Can you vacuum baking soda without damaging your machine? We asked the experts

Vacuuming baking soda is a common cleaning hack for lifting bacteria and odors out of carpets, upholstery, and furniture. But how safe is it, really?

(Image credit: Getty Images)

Baking soda is a miraculous thing. Used for much more than baking, the fine powder can be used to clean and deodorize things all over the home.

Of all the things you can clean with baking soda, a common hack is to spread it across carpets or furniture to then vacuum up, removing any smells and offering a deeper (and more convenient) clean than otherwise.

But is vacuuming baking powder actually safe for the vacuum? Our best cordless vacuums and upright vacuums are precious machines, and they're often not cheap, so we wouldn't want to potentially damage them in the name of easier cleaning.

Can you vacuum baking soda?

Elizabeth Shields, Operations Manager at Super Cleaning Service, illuminates her experience using baking soda, and the impact it's had on her (many) vacuum cleaners.

'Being in the business for so long, I am guilty of using baking soda in my cleaning routine. It’s super cheap and really effective in deodorizing things! And in those years, I’ve never experienced having a vacuum cleaner get damaged because of this,' says Elizabeth.

Of course, there are things you should never clean with baking soda, because of its main component sodium bicarbonate being able to harm some surfaces. But vacuum cleaners are highly durable appliances, so it's not completely surprising that many vacs haven't suffered damage from them.

Regardless, it's not uncommon to hear of baking soda damaging a vacuum cleaner's internal parts. Sodium bicarbonate is a salt and salt is a natural oxidizer, so there's the chance that baking soda can damage a vacuum's metal components if left for too long.

Vacuum cleaner on wood floor

(Image credit: Alamy)

It's often been reported that vacuum cleaner filters can clog up because of baking soda. On online forum sites like Vacuumland and Reddit, users have reported baking soda embedding into vacuum filters, lessening suction power in the process. But this problem is the same across many dusts and powders that are so fine they can get into the pores of a vacuum filter.

It's worth noting that many of these posts were from many years ago, dating all the way back to 2015. Vacuum cleaners have become a lot more powerful since then, and in our many tests, the best vacuum cleaners are the ones that can capture these fine particles effectively.

Vacuums with HEPA filters are designed to suck up minuscule particles, like the countless different forms of debris that build up on our floors. Elizabeth elaborates on why she has never found any damage to her vacuums:

'Maybe it’s also because my own are equipped with HEPA filters that capture small particles, including baking soda dust. This filter is built with layers of fine fibers that make a maze for these microscopic particles.'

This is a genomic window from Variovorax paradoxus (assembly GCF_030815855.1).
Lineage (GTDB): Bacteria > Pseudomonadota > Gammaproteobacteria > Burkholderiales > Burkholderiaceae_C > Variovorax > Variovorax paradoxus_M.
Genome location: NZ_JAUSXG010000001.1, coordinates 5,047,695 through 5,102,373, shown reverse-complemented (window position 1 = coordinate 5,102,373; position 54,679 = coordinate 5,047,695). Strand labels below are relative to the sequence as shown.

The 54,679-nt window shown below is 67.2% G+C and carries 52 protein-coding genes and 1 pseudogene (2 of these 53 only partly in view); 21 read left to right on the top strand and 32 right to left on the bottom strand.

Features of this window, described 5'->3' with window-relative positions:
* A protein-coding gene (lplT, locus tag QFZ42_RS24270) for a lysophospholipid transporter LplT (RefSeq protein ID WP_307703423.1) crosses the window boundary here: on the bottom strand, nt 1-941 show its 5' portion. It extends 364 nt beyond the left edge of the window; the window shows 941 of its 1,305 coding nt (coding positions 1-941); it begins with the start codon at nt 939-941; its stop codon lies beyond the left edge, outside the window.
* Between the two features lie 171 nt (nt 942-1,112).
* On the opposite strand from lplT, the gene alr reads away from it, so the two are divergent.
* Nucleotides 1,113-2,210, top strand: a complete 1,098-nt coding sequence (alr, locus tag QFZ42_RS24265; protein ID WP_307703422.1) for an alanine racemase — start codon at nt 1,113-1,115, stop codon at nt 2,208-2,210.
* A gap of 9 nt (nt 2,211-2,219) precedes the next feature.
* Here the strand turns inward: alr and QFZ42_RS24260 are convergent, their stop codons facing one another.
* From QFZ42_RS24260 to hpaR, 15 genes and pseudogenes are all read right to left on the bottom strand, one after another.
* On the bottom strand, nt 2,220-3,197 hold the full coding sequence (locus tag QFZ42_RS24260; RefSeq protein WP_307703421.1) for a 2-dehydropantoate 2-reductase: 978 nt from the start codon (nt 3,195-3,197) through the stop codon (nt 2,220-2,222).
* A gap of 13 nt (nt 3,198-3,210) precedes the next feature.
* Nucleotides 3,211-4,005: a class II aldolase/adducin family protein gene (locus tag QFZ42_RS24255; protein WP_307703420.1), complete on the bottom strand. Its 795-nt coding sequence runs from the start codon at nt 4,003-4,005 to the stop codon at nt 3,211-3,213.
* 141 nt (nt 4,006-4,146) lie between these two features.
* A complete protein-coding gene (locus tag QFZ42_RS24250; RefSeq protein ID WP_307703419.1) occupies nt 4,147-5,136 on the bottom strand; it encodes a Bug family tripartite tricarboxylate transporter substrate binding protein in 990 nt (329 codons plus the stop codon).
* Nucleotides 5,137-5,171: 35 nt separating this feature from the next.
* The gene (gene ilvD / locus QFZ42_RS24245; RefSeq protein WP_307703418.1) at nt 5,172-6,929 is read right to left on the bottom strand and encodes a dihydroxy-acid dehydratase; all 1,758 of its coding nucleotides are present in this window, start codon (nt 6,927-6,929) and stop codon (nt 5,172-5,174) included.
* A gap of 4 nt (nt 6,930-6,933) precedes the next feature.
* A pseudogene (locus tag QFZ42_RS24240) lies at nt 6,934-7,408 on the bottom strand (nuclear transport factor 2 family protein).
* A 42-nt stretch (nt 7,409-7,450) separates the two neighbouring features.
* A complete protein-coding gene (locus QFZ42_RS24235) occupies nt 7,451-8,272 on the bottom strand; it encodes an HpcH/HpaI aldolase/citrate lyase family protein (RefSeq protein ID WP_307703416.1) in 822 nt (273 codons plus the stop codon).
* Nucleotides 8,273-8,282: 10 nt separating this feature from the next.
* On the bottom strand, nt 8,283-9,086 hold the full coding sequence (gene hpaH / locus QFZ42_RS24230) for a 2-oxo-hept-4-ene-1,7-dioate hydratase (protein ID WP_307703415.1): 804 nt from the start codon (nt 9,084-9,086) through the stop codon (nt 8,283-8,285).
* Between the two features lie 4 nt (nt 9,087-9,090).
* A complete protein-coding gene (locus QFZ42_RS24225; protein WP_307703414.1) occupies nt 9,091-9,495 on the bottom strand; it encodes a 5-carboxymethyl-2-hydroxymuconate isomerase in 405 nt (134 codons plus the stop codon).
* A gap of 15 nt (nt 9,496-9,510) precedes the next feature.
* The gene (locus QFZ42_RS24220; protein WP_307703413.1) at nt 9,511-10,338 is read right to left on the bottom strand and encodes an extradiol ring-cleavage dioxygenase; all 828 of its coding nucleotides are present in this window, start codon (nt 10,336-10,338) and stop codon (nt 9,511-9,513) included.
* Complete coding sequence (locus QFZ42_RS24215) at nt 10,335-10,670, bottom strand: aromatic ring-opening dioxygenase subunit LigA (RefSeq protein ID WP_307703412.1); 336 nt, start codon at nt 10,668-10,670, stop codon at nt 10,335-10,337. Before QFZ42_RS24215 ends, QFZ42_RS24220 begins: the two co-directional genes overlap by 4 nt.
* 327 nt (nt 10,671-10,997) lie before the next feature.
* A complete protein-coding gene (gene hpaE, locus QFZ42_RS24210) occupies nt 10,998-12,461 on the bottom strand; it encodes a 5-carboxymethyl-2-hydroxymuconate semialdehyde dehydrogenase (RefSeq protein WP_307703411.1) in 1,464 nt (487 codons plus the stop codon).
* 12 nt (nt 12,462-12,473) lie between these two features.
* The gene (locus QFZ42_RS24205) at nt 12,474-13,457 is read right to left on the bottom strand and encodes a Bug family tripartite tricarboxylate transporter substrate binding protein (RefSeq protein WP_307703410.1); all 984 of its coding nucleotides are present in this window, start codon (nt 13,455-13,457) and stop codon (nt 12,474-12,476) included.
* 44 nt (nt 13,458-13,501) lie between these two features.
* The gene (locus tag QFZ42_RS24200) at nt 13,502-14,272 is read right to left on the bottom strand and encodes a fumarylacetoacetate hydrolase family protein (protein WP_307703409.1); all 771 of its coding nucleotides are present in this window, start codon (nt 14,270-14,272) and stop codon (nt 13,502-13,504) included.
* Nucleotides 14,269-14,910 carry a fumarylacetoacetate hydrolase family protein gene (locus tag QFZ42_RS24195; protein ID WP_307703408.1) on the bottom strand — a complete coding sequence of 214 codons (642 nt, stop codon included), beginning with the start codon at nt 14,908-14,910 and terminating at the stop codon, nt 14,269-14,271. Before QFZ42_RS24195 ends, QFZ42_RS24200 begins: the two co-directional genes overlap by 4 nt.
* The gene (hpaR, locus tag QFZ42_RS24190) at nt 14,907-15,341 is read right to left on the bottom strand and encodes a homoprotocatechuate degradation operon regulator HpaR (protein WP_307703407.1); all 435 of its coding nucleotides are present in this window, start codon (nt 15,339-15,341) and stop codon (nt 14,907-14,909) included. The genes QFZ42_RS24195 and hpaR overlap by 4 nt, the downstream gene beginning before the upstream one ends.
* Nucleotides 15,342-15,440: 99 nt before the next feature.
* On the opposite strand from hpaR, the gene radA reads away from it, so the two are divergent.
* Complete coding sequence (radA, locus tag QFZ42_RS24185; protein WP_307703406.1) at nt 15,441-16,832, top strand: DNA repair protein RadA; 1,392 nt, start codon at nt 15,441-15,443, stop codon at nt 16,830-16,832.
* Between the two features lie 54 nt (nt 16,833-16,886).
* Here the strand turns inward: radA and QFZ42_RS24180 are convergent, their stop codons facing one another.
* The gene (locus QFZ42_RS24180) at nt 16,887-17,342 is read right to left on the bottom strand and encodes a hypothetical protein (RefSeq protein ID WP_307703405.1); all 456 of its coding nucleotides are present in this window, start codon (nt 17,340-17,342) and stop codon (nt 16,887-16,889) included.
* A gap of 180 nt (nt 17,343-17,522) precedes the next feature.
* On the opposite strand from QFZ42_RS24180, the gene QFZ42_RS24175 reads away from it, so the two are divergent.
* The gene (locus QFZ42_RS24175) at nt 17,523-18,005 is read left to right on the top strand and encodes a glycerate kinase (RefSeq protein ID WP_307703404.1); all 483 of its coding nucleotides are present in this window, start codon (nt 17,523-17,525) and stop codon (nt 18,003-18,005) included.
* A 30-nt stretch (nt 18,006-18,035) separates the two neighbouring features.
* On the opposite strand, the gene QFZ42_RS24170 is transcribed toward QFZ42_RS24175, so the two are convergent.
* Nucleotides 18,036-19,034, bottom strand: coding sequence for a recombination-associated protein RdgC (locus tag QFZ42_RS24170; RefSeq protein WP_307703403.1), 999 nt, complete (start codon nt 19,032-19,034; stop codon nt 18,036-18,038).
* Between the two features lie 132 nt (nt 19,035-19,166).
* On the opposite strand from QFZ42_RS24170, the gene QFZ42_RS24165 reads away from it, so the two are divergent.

Baking soda

(Image credit: Alamy)

HEPA filters can capture at least 99.97% of particles as small as 0.3 microns. Many HEPA vacuums, like the Shark Stratos Cordless, have washable HEPA filters to avoid any build-up from these super-fine particles.

Shark Stratos Cordless Vacuum | $349.99 from Shark

Shark Stratos Cordless Vacuum | $349.99 from Shark

The Shark Stratos Cordless is a capable choice for vacuuming baking soda. It has a washable HEPA filter, which many vacuums don't, that can be regularly cleaned to avoid any build-up of baking soda particles, avoiding lasting damage to metal components or clogged pores.

We've reviewed many of Shark's products, like the Shark Stratos Upright, and we consistently find that they pick up fine particles exceptionally well.

Even vacuums without washable filters can be cleared of particle build-ups. Knowing how to clean a vacuum filter, regardless of type, will avoid baking soda settling into the pores, or potentially damaging any metal components over time.

So, using baking soda in moderation and cleaning the filter regularly is the best way to avoid any damage. Many people use baking soda often and discover no problems from it, but at the same time, many users have reported damage from doing so.

If you're worried your vacuum isn't strong enough, it's probably best to be safe and avoid using baking soda entirely. Instead, consult your manufacturer's recommendations for home cleaning products.

Baking soda can be a great way to clean and de-odorize carpets, but how often should you vacuum carpet? It's best to do it regularly to avoid dirt and dust building up. Or, the best robot vacuums can do a big chunk of the work for you, giving you more time away from chores.

Dan Fauzi
Home Tech Editor

Dan is the Home Tech Editor for Homes & Gardens, covering all things cleaning, smart home, sound and automation across the Solved section. Having worked for Future PLC since July 2023, Dan was previously the Features Editor for Top Ten Reviews and looked after the wide variety of home and outdoor content across the site, but their writing about homes, gardens, tech and products started back in 2021 on brands like BBC Science Focus, YourHomeStyle, Homes & Antiques and Gardens Illustrated.

Dan is based in Bristol, UK with a BA in Philosophy and an MA in Magazine Journalism. Outside of work, you'll find them at gigs and art galleries, cycling somewhere scenic, or cooking up something good in the kitchen.